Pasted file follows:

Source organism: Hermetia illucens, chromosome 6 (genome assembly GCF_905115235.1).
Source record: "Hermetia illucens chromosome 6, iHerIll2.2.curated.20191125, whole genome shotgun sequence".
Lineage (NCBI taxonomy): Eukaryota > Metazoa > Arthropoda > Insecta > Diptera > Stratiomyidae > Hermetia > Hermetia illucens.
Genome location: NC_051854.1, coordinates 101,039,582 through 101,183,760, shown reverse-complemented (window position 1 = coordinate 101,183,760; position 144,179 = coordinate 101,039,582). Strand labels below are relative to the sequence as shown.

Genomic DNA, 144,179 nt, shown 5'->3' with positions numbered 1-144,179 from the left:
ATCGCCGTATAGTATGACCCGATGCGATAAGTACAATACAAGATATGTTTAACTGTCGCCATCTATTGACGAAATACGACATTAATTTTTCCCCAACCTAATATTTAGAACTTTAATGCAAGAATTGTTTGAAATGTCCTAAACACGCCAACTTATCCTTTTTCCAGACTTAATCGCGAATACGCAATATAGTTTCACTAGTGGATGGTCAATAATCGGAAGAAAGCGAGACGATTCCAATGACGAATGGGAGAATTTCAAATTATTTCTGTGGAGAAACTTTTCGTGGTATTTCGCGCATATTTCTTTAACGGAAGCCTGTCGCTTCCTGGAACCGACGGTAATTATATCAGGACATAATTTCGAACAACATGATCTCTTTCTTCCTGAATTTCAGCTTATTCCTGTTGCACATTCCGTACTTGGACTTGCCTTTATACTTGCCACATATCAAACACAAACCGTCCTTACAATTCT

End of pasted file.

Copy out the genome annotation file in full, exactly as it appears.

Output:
Source organism: Hermetia illucens, chromosome 6 (genome assembly GCF_905115235.1).
Source record: "Hermetia illucens chromosome 6, iHerIll2.2.curated.20191125, whole genome shotgun sequence".
Lineage (NCBI taxonomy): Eukaryota > Metazoa > Arthropoda > Insecta > Diptera > Stratiomyidae > Hermetia > Hermetia illucens.
Genome location: NC_051854.1, coordinates 101,039,582 through 101,183,760, shown reverse-complemented (window position 1 = coordinate 101,183,760; position 144,179 = coordinate 101,039,582). Strand labels below are relative to the sequence as shown.

Genomic DNA, 144,179 nt, shown 5'->3' with positions numbered 1-144,179 from the left:
ATCGCCGTATAGTATGACCCGATGCGATAAGTACAATACAAGATATGTTTAACTGTCGCCATCTATTGACGAAATACGACATTAATTTTTCCCCAACCTAATATTTAGAACTTTAATGCAAGAATTGTTTGAAATGTCCTAAACACGCCAACTTATCCTTTTTCCAGACTTAATCGCGAATACGCAATATAGTTTCACTAGTGGATGGTCAATAATCGGAAGAAAGCGAGACGATTCCAATGACGAATGGGAGAATTTCAAATTATTTCTGTGGAGAAACTTTTCGTGGTATTTCGCGCATATTTCTTTAACGGAAGCCTGTCGCTTCCTGGAACCGACGGTAATTATATCAGGACATAATTTCGAACAACATGATCTCTTTCTTCCTGAATTTCAGCTTATTCCTGTTGCACATTCCGTACTTGGACTTGCCTTTATACTTGCCACATATCAAACACAAACCGTCCTTACAATTCT